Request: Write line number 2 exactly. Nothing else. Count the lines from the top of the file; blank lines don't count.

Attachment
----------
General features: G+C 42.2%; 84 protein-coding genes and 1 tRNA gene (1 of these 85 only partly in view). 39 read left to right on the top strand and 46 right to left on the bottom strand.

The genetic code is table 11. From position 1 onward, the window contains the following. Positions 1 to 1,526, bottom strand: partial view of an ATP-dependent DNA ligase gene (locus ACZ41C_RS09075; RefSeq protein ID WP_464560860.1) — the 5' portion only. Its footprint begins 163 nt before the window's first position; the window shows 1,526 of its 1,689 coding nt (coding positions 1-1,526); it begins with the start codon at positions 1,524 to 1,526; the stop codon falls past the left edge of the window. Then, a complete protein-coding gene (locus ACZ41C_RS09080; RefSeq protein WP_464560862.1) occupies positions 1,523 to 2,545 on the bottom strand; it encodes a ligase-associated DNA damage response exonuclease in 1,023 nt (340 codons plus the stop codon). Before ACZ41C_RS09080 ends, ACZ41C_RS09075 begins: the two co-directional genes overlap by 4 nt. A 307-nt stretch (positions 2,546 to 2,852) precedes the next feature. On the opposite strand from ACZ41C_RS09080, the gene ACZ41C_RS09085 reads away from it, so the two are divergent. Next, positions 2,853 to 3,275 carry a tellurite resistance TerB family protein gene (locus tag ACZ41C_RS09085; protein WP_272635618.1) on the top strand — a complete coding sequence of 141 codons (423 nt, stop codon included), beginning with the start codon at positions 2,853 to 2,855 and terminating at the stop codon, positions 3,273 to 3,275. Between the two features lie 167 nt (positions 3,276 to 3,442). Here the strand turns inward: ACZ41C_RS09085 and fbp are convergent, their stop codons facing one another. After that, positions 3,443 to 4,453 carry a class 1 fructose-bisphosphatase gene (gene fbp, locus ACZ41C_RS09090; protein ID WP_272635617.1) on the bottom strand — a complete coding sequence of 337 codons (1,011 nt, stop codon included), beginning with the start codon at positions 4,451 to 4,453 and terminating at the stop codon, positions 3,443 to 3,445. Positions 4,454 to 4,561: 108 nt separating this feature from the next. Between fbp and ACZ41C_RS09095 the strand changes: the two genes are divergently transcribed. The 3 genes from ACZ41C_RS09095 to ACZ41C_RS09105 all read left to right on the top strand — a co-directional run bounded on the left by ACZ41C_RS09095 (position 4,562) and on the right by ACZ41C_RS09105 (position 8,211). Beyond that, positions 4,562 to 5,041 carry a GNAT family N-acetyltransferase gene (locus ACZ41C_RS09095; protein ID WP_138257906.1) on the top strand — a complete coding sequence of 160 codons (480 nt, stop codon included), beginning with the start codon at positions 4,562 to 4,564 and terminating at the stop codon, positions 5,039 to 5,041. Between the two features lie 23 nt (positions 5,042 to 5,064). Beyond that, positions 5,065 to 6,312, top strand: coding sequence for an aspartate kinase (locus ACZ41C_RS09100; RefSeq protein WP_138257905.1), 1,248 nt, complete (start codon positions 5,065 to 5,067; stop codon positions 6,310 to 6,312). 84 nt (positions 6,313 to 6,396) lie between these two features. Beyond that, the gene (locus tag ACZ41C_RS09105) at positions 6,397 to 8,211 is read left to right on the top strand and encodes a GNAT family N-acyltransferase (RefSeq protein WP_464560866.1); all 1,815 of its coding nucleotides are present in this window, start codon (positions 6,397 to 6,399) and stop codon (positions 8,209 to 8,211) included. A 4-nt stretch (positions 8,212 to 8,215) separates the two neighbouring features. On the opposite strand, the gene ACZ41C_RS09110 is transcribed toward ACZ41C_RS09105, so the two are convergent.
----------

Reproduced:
The genetic code is table 11. From position 1 onward, the window contains the following. Positions 1 to 1,526, bottom strand: partial view of an ATP-dependent DNA ligase gene (locus ACZ41C_RS09075; RefSeq protein ID WP_464560860.1) — the 5' portion only. Its footprint begins 163 nt before the window's first position; the window shows 1,526 of its 1,689 coding nt (coding positions 1-1,526); it begins with the start codon at positions 1,524 to 1,526; the stop codon falls past the left edge of the window. Then, a complete protein-coding gene (locus ACZ41C_RS09080; RefSeq protein WP_464560862.1) occupies positions 1,523 to 2,545 on the bottom strand; it encodes a ligase-associated DNA damage response exonuclease in 1,023 nt (340 codons plus the stop codon). Before ACZ41C_RS09080 ends, ACZ41C_RS09075 begins: the two co-directional genes overlap by 4 nt. A 307-nt stretch (positions 2,546 to 2,852) precedes the next feature. On the opposite strand from ACZ41C_RS09080, the gene ACZ41C_RS09085 reads away from it, so the two are divergent. Next, positions 2,853 to 3,275 carry a tellurite resistance TerB family protein gene (locus tag ACZ41C_RS09085; protein WP_272635618.1) on the top strand — a complete coding sequence of 141 codons (423 nt, stop codon included), beginning with the start codon at positions 2,853 to 2,855 and terminating at the stop codon, positions 3,273 to 3,275. Between the two features lie 167 nt (positions 3,276 to 3,442). Here the strand turns inward: ACZ41C_RS09085 and fbp are convergent, their stop codons facing one another. After that, positions 3,443 to 4,453 carry a class 1 fructose-bisphosphatase gene (gene fbp, locus ACZ41C_RS09090; protein ID WP_272635617.1) on the bottom strand — a complete coding sequence of 337 codons (1,011 nt, stop codon included), beginning with the start codon at positions 4,451 to 4,453 and terminating at the stop codon, positions 3,443 to 3,445. Positions 4,454 to 4,561: 108 nt separating this feature from the next. Between fbp and ACZ41C_RS09095 the strand changes: the two genes are divergently transcribed. The 3 genes from ACZ41C_RS09095 to ACZ41C_RS09105 all read left to right on the top strand — a co-directional run bounded on the left by ACZ41C_RS09095 (position 4,562) and on the right by ACZ41C_RS09105 (position 8,211). Beyond that, positions 4,562 to 5,041 carry a GNAT family N-acetyltransferase gene (locus ACZ41C_RS09095; protein ID WP_138257906.1) on the top strand — a complete coding sequence of 160 codons (480 nt, stop codon included), beginning with the start codon at positions 4,562 to 4,564 and terminating at the stop codon, positions 5,039 to 5,041. Between the two features lie 23 nt (positions 5,042 to 5,064). Beyond that, positions 5,065 to 6,312, top strand: coding sequence for an aspartate kinase (locus ACZ41C_RS09100; RefSeq protein WP_138257905.1), 1,248 nt, complete (start codon positions 5,065 to 5,067; stop codon positions 6,310 to 6,312). 84 nt (positions 6,313 to 6,396) lie between these two features. Beyond that, the gene (locus tag ACZ41C_RS09105) at positions 6,397 to 8,211 is read left to right on the top strand and encodes a GNAT family N-acyltransferase (RefSeq protein WP_464560866.1); all 1,815 of its coding nucleotides are present in this window, start codon (positions 6,397 to 6,399) and stop codon (positions 8,209 to 8,211) included. A 4-nt stretch (positions 8,212 to 8,215) separates the two neighbouring features. On the opposite strand, the gene ACZ41C_RS09110 is transcribed toward ACZ41C_RS09105, so the two are convergent.